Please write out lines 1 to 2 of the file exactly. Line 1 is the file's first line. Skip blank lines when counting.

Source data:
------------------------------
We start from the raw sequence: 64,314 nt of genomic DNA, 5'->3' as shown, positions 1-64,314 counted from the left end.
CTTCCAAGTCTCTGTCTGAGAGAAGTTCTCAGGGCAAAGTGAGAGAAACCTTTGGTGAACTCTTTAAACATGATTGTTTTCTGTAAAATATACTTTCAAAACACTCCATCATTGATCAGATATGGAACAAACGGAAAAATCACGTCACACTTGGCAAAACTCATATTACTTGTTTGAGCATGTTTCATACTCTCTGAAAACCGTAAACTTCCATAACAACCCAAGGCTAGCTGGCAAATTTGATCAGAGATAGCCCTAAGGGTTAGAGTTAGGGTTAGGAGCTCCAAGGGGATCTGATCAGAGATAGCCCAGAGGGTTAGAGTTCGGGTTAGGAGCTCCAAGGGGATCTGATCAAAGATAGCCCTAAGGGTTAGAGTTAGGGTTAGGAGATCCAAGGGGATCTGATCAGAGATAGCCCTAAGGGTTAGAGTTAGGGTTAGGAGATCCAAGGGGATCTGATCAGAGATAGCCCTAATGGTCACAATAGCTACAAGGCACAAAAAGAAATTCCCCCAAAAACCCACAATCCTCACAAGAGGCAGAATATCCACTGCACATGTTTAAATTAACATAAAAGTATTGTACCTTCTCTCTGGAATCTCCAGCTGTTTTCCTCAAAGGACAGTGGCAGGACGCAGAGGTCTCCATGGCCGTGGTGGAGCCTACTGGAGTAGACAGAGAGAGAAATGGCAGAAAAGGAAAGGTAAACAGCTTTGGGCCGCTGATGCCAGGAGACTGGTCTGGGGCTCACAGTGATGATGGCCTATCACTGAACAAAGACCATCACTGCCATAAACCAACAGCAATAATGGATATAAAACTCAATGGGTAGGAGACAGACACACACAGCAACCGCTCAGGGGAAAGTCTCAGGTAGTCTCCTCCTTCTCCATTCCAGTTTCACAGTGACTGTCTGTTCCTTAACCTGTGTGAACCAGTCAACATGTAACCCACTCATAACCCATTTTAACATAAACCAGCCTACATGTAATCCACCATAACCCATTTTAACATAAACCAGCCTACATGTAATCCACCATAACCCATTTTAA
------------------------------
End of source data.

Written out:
We start from the raw sequence: 64,314 nt of genomic DNA, 5'->3' as shown, positions 1-64,314 counted from the left end.
CTTCCAAGTCTCTGTCTGAGAGAAGTTCTCAGGGCAAAGTGAGAGAAACCTTTGGTGAACTCTTTAAACATGATTGTTTTCTGTAAAATATACTTTCAAAACACTCCATCATTGATCAGATATGGAACAAACGGAAAAATCACGTCACACTTGGCAAAACTCATATTACTTGTTTGAGCATGTTTCATACTCTCTGAAAACCGTAAACTTCCATAACAACCCAAGGCTAGCTGGCAAATTTGATCAGAGATAGCCCTAAGGGTTAGAGTTAGGGTTAGGAGCTCCAAGGGGATCTGATCAGAGATAGCCCAGAGGGTTAGAGTTCGGGTTAGGAGCTCCAAGGGGATCTGATCAAAGATAGCCCTAAGGGTTAGAGTTAGGGTTAGGAGATCCAAGGGGATCTGATCAGAGATAGCCCTAAGGGTTAGAGTTAGGGTTAGGAGATCCAAGGGGATCTGATCAGAGATAGCCCTAATGGTCACAATAGCTACAAGGCACAAAAAGAAATTCCCCCAAAAACCCACAATCCTCACAAGAGGCAGAATATCCACTGCACATGTTTAAATTAACATAAAAGTATTGTACCTTCTCTCTGGAATCTCCAGCTGTTTTCCTCAAAGGACAGTGGCAGGACGCAGAGGTCTCCATGGCCGTGGTGGAGCCTACTGGAGTAGACAGAGAGAGAAATGGCAGAAAAGGAAAGGTAAACAGCTTTGGGCCGCTGATGCCAGGAGACTGGTCTGGGGCTCACAGTGATGATGGCCTATCACTGAACAAAGACCATCACTGCCATAAACCAACAGCAATAATGGATATAAAACTCAATGGGTAGGAGACAGACACACACAGCAACCGCTCAGGGGAAAGTCTCAGGTAGTCTCCTCCTTCTCCATTCCAGTTTCACAGTGACTGTCTGTTCCTTAACCTGTGTGAACCAGTCAACATGTAACCCACTCATAACCCATTTTAACATAAACCAGCCTACATGTAATCCACCATAACCCATTTTAACATAAACCAGCCTACATGTAATCCACCATAACCCATTTTAA